Central Asia’s Water

Via WaterWired, an interesting pointer towards a detailed report on Central Asian water recently published by UNDP’s Water Governance Facility at the Stockholm International Water Institute (SIWI).  As the article notes, water is a key issue in one of the most strategically important regions in the world in which Kazakhstan, Turkmenistan, Uzbekistan, Tajikistan, and Kyrgyzstan all claim various rights over the diminishing freshwater supplies:


One item jumped off page 15 – the reduction in average annual inflows to the Aral Sea over the past 30 years, due mostly to irrigation diversions from the two major rivers, the Syr Darya and Amu Darya:

Before 1960: 56 cubic kilometers/year
1961-1970:   43
1971-1980: 17
1981-1990:  4

Since one cubic kilometer is about 810,000 AF, the average annual inflows have dropped from over 45 MAF to about 3.2 MAF. It’s no wonder the Aral Sea has shrunk dramatically. The graphic below is from the Aral Sea Foundation:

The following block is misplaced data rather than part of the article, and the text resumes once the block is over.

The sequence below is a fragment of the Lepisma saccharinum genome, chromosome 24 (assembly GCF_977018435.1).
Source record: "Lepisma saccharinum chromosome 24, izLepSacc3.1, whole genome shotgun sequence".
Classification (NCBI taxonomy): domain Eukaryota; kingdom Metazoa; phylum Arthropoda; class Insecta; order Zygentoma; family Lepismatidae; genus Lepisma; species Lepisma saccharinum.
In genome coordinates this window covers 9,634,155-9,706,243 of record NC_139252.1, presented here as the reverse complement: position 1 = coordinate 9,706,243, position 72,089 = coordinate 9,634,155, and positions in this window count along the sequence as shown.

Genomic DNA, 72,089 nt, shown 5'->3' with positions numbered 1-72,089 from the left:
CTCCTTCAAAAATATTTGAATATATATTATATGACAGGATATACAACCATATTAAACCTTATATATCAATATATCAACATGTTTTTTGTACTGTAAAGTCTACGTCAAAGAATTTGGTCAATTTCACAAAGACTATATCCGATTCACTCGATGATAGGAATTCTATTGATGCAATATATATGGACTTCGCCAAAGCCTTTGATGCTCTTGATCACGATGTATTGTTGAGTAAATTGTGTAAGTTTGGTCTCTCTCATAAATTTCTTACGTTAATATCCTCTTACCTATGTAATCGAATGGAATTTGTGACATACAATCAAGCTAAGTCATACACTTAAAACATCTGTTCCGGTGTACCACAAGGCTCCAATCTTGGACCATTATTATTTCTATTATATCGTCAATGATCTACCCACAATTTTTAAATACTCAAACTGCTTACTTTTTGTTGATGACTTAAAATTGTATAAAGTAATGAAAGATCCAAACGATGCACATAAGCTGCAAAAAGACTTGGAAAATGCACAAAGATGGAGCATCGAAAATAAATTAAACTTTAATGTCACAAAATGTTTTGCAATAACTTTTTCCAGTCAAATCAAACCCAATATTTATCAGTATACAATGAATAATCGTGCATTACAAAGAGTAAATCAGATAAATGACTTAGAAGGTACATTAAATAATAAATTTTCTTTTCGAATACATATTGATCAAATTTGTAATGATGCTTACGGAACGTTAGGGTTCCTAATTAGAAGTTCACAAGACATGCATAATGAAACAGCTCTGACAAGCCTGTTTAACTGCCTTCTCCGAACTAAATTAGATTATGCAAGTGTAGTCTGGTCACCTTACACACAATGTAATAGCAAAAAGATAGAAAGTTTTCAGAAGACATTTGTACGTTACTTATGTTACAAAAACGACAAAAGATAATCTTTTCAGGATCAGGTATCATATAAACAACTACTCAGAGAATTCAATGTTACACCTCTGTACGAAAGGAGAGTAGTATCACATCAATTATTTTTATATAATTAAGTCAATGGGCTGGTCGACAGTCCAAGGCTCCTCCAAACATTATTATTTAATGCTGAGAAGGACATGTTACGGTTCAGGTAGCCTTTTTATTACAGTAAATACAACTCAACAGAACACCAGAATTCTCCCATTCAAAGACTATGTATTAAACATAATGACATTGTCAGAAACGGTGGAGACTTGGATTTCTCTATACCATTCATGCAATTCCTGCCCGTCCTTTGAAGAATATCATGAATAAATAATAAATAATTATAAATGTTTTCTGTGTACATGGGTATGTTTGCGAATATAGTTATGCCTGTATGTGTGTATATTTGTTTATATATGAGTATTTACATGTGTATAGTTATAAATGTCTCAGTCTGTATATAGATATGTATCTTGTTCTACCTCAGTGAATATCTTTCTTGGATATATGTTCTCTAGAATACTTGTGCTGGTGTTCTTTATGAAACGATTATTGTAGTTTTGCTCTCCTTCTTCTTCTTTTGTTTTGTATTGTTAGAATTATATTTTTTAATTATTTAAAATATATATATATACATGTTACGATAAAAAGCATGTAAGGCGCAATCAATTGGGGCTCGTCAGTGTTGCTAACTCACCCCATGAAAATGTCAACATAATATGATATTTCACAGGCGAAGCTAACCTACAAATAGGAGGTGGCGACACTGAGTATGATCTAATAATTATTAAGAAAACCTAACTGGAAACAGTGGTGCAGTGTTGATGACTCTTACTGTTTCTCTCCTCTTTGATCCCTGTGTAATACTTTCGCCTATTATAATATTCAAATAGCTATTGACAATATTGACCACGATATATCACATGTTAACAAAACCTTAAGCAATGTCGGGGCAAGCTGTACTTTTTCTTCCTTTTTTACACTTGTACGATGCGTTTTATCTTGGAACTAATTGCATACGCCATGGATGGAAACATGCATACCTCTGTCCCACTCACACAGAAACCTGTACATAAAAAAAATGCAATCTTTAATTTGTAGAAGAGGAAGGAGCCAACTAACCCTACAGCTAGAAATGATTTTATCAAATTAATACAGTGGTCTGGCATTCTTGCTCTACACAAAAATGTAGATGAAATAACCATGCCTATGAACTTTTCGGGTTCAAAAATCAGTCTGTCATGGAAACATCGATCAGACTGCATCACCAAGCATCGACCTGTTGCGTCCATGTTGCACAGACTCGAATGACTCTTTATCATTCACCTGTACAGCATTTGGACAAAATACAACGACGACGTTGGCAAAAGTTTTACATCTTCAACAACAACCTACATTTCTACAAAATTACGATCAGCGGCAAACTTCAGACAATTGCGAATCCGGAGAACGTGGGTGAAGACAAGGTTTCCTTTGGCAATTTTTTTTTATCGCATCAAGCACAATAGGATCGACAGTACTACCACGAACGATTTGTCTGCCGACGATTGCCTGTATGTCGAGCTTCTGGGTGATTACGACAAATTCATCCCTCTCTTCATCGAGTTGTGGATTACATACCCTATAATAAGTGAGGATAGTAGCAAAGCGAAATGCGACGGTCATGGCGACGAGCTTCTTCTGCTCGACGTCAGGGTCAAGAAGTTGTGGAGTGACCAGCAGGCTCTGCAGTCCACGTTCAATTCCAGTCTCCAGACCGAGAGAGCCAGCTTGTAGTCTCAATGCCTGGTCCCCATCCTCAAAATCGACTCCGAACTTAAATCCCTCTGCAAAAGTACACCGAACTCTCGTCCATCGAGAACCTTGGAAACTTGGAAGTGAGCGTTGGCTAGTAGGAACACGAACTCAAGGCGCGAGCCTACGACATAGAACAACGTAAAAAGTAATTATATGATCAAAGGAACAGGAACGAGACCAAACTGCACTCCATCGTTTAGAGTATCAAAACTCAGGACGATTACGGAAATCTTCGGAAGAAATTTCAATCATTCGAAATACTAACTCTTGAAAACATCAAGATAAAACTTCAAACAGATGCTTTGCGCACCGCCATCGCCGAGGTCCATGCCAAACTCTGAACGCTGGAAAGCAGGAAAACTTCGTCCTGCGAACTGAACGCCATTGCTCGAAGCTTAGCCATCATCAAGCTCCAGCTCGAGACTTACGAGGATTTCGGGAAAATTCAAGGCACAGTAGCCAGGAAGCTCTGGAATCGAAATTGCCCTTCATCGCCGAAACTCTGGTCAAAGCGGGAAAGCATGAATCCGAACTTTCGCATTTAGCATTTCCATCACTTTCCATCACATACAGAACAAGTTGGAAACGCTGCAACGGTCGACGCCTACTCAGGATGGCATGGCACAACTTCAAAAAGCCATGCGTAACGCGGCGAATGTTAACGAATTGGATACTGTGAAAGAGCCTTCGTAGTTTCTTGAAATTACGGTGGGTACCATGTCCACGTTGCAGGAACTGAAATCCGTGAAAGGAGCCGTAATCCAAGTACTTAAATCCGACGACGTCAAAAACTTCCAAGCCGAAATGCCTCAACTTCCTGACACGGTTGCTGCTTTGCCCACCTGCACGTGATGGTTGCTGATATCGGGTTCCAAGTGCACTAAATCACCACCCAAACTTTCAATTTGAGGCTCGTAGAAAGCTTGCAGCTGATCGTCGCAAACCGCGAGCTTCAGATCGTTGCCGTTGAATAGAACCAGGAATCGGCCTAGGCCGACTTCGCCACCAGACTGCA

The northernmost remnant of the sea is being ‘rehabilitated’ by Kazakhstan, and is apparently on its way to becoming a fishery again.

The desiccation of the Aral Sea is one of the great environmental disasters of the 20th century. Even UN Secretary General Ban Ki-moon agrees.  Oh, yes -  the irrigation diversions did make the Soviet Union self-sufficient in cotton…”

This entry was posted on Tuesday, April 6th, 2010 at 8:29 pm and is filed under News.  You can follow any responses to this entry through the RSS 2.0 feed.  Both comments and pings are currently closed. 

Comments are closed.

© 2024 Water Politics LLC .  'Water Politics', 'Water. Politics. Life', and 'Defining the Geopolitics of a Thirsty World' are service marks of Water Politics LLC.